Afternoon with the Globetrotters | Youth sports feature

The Harlem Globetrotters were in Issaquah this week for a series of camps at 24 Hour Fitness focused on positive messages about anti-bullying.

For generations of basketball fans and Americans, the Harlem Globetrotters have been an iconic representation of sports and entertainment.

This week, they brought that flavor to Issaquah and 24 Hour Fitness for a series of youth camps aimed at teaching the basics of the game and more importantly, how to face some of the most important issues youngsters deal with every day.

William “Bull” Bullard and Anthony “Buckets” Blakes were the two Globetrotters in Issaquah to share the organization’s vision on bullying prevention, healthy living and a positive approach to peer interaction.

Blakes, who played collegiately at the University of Wyoming before spending time in the NBA Developmental League and playing professionally in Europe, said he is one of ten children and has six younger siblings. His role as an older sibling and role model for his own brothers and sisters is a huge part of his message to campers.

“I knew I wanted to give back,” he said.

Now in his 11th year with the traveling basketball show, Blakes said he has been to 72 countries, visited more than 400 schools and had the opportunity to speak with countless youngsters about real life problems and challenges.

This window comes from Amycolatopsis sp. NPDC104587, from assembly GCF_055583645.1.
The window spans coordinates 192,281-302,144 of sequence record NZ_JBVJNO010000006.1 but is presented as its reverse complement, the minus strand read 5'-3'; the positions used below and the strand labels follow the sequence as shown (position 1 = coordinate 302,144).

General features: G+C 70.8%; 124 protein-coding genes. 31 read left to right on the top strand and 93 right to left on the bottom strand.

“I’ve had the chance to impact a lot of kids,” he said. “80 percent of our fan base is children.”

Steve Lanius, a former Issaquah resident who now lives in Bonney Lake, said he took his son to watch the Globetrotters play a game in Kent when they visited recently and the nine-year-old was immediately taken with the same athleticism and panache that captured him decades before.

“He loved it,” Lanius said. “We thought this would be great to be able to come train with the team.”

For the youngsters on-hand, the camp was a chance to interact with figures from a truly iconic American sports brand and for Blakes and Bullard, it was even more.

“I don’t think they know they make us laugh more than we make them laugh,” Blakes said. “Some kids are shy at the beginning and by the end they come out of their shell and are yelling and screaming. It is just a fair exchange of positive energy from the Globetrotters to the kids.”